Matthew Bell reports from RTS Futures’ most successful careers fair to date
More than 800 people attended RTS Futures’ most successful careers fair yet. Eight sessions during the day featured some of television’s biggest names as well as its rising talent.
More than 30 broadcasters, indies and industry bodies took stands in the exhibition hall, offering the inside track to the telly hopefuls.
TV magician Dynamo and ITV News presenter Charlene White also made guest appearances.
Some 900 tickets were sold for the event, which was held in Islington, London, on 1 February – with another 400 on the waiting list.
During the first session, a panel of RTS Awards winners revealed the secrets of their success. “I always try to work on programmes that I would want to watch,” said Shine creative director Tim Whitwell, who developed Channel 4’s The Island with Bear Grylls.
He added that, regardless of genre, successful shows “were all about telling stories with strong characters”.
Offering advice to the young talent in the room, Whitwell said: “Anyone can be a film-maker now [with a smart phone] – you’ve got to get on with it.”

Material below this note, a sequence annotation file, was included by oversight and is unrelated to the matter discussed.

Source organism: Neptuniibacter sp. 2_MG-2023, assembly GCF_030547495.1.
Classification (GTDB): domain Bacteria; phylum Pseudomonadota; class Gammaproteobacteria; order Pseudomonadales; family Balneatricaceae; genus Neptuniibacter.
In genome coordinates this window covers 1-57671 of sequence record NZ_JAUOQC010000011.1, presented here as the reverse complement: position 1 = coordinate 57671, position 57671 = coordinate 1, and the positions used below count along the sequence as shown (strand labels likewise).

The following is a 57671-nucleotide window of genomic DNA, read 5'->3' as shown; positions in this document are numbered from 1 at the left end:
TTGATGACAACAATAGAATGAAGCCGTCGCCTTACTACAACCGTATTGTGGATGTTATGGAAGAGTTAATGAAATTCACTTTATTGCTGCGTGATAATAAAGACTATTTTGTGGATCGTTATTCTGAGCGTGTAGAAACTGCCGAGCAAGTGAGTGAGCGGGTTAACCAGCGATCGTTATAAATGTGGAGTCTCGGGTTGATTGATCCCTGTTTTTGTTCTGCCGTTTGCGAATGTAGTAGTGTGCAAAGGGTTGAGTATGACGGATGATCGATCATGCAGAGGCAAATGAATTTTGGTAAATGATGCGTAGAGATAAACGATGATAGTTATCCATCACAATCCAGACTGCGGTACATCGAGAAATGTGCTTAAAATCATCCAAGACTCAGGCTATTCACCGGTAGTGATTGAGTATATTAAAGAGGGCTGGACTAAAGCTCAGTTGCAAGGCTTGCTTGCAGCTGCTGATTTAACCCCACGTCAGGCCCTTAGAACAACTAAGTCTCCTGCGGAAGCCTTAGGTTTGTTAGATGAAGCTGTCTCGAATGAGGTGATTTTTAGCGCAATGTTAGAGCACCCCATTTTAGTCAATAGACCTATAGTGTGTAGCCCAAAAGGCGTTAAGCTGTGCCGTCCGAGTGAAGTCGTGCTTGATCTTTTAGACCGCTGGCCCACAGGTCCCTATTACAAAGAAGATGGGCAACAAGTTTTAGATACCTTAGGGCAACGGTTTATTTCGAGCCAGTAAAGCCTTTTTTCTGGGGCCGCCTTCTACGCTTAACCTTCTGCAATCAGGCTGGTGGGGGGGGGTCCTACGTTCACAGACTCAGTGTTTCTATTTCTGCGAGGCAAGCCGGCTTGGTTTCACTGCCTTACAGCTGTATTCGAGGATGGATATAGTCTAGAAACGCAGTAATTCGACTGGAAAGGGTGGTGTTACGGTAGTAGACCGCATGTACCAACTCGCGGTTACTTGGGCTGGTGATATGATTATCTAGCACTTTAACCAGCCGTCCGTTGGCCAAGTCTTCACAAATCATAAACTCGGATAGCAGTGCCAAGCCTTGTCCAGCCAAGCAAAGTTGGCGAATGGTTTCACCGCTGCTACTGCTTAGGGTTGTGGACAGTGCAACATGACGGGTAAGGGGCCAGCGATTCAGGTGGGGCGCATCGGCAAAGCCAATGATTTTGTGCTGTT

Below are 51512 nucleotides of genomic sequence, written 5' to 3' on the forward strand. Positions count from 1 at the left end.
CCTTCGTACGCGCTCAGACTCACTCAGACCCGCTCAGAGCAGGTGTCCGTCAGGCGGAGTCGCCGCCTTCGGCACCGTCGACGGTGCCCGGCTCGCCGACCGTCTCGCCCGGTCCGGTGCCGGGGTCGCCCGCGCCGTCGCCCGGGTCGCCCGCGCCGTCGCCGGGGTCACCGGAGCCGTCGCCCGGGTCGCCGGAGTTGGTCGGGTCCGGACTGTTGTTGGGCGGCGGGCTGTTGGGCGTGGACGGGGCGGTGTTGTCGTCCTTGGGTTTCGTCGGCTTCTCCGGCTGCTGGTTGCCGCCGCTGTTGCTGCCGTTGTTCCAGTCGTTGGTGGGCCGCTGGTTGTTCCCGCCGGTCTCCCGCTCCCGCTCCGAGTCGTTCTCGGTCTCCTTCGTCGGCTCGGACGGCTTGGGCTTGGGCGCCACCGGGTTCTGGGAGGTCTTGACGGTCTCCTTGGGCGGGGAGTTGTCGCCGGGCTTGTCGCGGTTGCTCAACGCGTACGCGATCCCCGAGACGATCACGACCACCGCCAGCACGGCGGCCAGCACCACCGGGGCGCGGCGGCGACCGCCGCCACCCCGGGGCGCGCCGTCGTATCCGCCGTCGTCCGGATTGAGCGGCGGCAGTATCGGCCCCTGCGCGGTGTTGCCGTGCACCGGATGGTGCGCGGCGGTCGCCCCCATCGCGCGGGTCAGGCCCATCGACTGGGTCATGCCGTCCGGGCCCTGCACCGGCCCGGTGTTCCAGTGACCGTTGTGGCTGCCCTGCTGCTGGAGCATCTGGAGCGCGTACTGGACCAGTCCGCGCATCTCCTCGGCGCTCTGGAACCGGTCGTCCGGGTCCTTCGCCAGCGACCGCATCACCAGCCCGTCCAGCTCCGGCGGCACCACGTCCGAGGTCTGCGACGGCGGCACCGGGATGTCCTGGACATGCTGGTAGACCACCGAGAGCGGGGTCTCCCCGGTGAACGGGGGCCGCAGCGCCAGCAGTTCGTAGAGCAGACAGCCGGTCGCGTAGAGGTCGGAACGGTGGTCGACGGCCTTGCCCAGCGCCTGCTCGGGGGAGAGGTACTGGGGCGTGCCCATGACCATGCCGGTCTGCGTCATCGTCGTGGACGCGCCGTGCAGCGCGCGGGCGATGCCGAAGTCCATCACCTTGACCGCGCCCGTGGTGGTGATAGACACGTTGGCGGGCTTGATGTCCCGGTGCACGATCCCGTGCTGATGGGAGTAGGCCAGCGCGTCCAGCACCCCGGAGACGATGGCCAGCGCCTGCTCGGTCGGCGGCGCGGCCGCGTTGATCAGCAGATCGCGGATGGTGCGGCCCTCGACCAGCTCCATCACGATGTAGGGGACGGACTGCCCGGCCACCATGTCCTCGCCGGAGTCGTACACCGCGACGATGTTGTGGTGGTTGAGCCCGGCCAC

Rob Hifle, whose company BDH won an RTS Craft Award last year for the digital effects on BBC Two science series Countdown to Life, said: “I put our success down to staying small and keeping the [ability] to work on what you want.
“I’m always trying to do something different, and you want to be commissioned to do something new and fresh,” he continued, before warning that “the TV industry is all about bums on seats, so, if [something works], it wants to repeat it”.
“Get ready for your TV job” was aimed at the television novice. In this session, the MD of TV jobs website The Unit List, Jude Winstanley, nailed some of the common myths about breaking into telly. “‘It’s all about who you know if you want to get into TV’ – that’s a big fat lie,” she said.
Winstanley stressed the need for professionalism, especially in CVs and on social media.
“Let’s make sure we’re presenting the best of ourselves,” she said. “If there are [embarrassing] things [on the internet] about you, you might want to do a bit of housekeeping.”
RTS Futures Chair Donna Taberer hosted a session on interview tips that included two mock interviews, one good, one bad, with actor Elliot Blagden playing the interviewee.